Sandy Stuvik: “The Motivation to Win is Powerful Enough to Move Mountains”


Thai driver Sandy Stuvik is one of the leading drivers in this years EuroFormula Open Championship, and is embroiled in a good battle for the drivers’ championship with fellow RP Motorsport driver Artur Janosz and Campos Racing’s Alex Palou.

Stuvik raced in the series in 2013 (when it was called the European F3 Open) and finished a close second in the championship to Ed Jones, but was happy to continue racing in this series as he was confident of making a challenge for the title and going one better than last year. His motivation and desire to win the championship remains high, and feels the current field is very competitive.

“The series offers a lot of seat time in a great car, which will really help me develop as a driver,” said Stuvik to The Checkered Flag. “We were also confident that we could achieve good results, which will help in establishing a good deal with teams in the future. The ambition is to win the championship, and that has been the vision from the beginning of the year.

“The motivation to win is powerful enough to move mountains, so it’s easy to keep motivated on the target. Furthermore, during my mental training with Shape Driver in Italy we focus on the objectives we need to achieve – and exactly the things we need to do in order to achieve these objectives. Before heading to the circuit I’ll normally have a small workout in the morning with my Physiotherapist from Shape Driver, together with my team-mate Saud Al Faisal.

“The field is competitive again this year, with some surprises like Alex Palou who is doing really well for his first year in single-seaters.”

Stuvik has four team-mates in the RP Motorsport team in the form of Al Faisal, Janosz, Andres Saravia and John Simonyan, and feels comfortable in his surroundings. He also acknowledges the pace of Polish driver Janosz, who is in the championship fight with his Thai team-mate.

“The atmosphere within the RP Motorsport garage, as it was last year, is fantastic and I feel very comfortable and at home,” said Stuvik. “There is a true passion for motorsport in this team.

“I’m really happy to have a team-mate like Artur who is constantly fast and we can learn off each other which ultimately means we both improve from one another’s strengths on track.”

The Thai driver had a great start to his season, with a second place and a win at the Nurburgring in Germany. The following round at Portimao in Portugal saw him suffer a gearshift issue that caused him to drop down the field to twelfth in the opening race, but he pulled it all together to win the second race. He followed that up around the Spanish track of Jerez with a double victory. Last time out at the Hungaroring in Hungary, a mistake at the opening corner saw Stuvik on the back foot, but he fought back to take fourth at the flag. Unfortunately he suffered his first retirement of the season in race two with a wheel hub problem.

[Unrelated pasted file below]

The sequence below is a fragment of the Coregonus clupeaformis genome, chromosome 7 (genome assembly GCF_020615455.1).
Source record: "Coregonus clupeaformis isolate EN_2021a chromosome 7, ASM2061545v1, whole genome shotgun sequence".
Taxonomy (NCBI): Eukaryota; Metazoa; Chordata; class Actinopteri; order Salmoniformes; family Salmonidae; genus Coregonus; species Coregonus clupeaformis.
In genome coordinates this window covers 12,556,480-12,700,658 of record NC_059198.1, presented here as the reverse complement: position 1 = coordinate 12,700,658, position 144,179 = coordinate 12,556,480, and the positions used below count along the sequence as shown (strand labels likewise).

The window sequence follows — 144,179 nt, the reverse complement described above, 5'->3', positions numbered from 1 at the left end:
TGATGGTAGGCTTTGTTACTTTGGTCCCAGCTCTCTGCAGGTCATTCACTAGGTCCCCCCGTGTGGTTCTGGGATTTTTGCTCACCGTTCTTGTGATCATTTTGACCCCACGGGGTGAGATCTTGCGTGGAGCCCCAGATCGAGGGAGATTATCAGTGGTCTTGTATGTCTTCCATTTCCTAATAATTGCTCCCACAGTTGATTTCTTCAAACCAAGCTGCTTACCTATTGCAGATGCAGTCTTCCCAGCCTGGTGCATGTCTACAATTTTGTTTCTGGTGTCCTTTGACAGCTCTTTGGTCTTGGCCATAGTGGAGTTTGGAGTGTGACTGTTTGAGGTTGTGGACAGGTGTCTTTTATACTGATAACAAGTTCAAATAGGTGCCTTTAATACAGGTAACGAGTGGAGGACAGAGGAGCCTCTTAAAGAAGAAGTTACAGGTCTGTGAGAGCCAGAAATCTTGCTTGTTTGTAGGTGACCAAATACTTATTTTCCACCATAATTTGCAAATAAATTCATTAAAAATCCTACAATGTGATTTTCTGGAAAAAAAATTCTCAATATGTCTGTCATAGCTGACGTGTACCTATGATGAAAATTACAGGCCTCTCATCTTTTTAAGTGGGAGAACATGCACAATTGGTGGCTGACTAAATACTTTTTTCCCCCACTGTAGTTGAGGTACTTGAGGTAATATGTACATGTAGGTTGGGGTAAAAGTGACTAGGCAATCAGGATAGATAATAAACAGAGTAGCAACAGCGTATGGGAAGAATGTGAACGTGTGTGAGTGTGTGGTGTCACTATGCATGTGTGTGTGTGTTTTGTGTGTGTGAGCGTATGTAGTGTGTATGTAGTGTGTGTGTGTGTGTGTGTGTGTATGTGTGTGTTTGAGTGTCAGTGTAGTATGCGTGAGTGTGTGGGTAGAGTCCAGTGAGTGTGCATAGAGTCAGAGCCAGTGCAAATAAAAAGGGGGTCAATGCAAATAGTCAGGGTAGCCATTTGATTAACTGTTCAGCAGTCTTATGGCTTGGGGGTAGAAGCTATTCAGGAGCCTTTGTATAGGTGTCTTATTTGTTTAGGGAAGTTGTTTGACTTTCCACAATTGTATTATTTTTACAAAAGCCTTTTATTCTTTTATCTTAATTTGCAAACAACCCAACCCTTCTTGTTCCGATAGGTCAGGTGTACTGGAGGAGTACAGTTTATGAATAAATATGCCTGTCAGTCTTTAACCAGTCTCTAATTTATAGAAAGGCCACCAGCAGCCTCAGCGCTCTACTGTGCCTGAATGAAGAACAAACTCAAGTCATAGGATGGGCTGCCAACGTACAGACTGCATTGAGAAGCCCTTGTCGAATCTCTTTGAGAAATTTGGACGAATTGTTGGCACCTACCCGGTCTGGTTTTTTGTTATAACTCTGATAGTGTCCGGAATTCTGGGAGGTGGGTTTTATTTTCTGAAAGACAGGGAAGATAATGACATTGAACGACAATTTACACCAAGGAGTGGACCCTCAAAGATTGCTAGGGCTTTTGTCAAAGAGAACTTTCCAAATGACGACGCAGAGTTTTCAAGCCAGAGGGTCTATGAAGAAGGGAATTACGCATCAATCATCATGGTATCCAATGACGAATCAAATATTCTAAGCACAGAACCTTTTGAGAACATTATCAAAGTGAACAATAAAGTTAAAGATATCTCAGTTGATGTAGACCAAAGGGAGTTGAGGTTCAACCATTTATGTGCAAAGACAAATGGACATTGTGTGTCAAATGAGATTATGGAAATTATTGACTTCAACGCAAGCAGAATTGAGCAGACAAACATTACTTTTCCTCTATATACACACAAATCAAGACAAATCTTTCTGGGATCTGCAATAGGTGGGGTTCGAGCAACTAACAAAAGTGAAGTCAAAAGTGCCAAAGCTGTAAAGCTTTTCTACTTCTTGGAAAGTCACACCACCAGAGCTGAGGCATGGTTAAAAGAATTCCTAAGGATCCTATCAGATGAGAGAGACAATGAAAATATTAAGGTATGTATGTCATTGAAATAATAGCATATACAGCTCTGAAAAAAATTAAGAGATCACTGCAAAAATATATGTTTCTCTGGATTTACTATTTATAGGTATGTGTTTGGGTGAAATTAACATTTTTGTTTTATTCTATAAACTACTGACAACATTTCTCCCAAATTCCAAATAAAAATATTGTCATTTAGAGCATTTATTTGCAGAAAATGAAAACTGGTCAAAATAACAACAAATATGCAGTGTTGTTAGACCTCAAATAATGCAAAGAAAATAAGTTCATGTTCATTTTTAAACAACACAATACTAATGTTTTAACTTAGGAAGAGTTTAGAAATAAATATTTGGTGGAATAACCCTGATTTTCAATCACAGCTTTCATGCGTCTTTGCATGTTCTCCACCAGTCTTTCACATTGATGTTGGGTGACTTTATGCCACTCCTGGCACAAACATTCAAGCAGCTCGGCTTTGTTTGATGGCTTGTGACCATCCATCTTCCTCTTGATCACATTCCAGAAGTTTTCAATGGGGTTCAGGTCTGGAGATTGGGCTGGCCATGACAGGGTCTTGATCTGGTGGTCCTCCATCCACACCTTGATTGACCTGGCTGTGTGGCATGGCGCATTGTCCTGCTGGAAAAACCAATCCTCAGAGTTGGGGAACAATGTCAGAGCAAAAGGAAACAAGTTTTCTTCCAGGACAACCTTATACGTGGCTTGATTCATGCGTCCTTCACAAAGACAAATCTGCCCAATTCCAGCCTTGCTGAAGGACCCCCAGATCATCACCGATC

“The first few rounds have been successful – despite the gearshift problem in Portimao race 1 – we have been able to finish on the podium in every race [up to Hungary],” said Stuvik. “So far I’m happy with my performance in the past races. Shame what happened in Portimao race 1, as I could have had 5 straight wins of 6.

“The move on the first corner [in Hungary] was my mistake, as I had a better start than the two in front of me but then in the rush to find a good position to challenge into the first turn, I missed my braking point and was consequently coming towards the corner too fast. In order to avoid crashing into the two in front of me I had to go over the track and my race was heavily compromised. After the poor first corner I was satisfied to get fourth in the end as passing at the Hungaroring is near impossible.

“On Sunday we had 2 bolts in the wheel hub that broke and I lost steering of my left front tyre and I could not continue the race.

“However, there is always room to improve and there is no time to get complacent. Therefore, every race weekend we are constantly searching for every last thousandth of a second.”

The disappointing weekend in Hungary and the wins for both Janosz and Palou meant the championship battle closed up. Stuvik lost the lead to his team-mate, but only nine points cover Janosz in first to Palou in third, and Stuvik admits it has added some excitement to the series.

“It definitely adds some excitement to the championship and the next 4 tracks are the tracks I enjoy most out of the season,” insisted Stuvik.

Stuvik feels this year is very important when it comes to progressing up the motor sport ladder. He tested a GP2 Series car with the Rapax team at the end of 2013, and is targeting either GP2 or World Series by Renault for 2015, and hopes to do enough to force Formula 1 teams to take notice.

“[2014] is very important, as it will likely be the last year before advancing onto a top-level single-seater series next year,” said Stuvik. “The plan at the moment is to enter GP2 or World Series by Renault in 2015. Judging by how the GP2 test in Abu Dhabi went last year there will be a lot of learning to do but I’m confident that I’ll get to grips with things fairly quickly.

“Of course the [main] goal is not only to reach the pinnacle of the sport, Formula 1, but also to achieve success there.”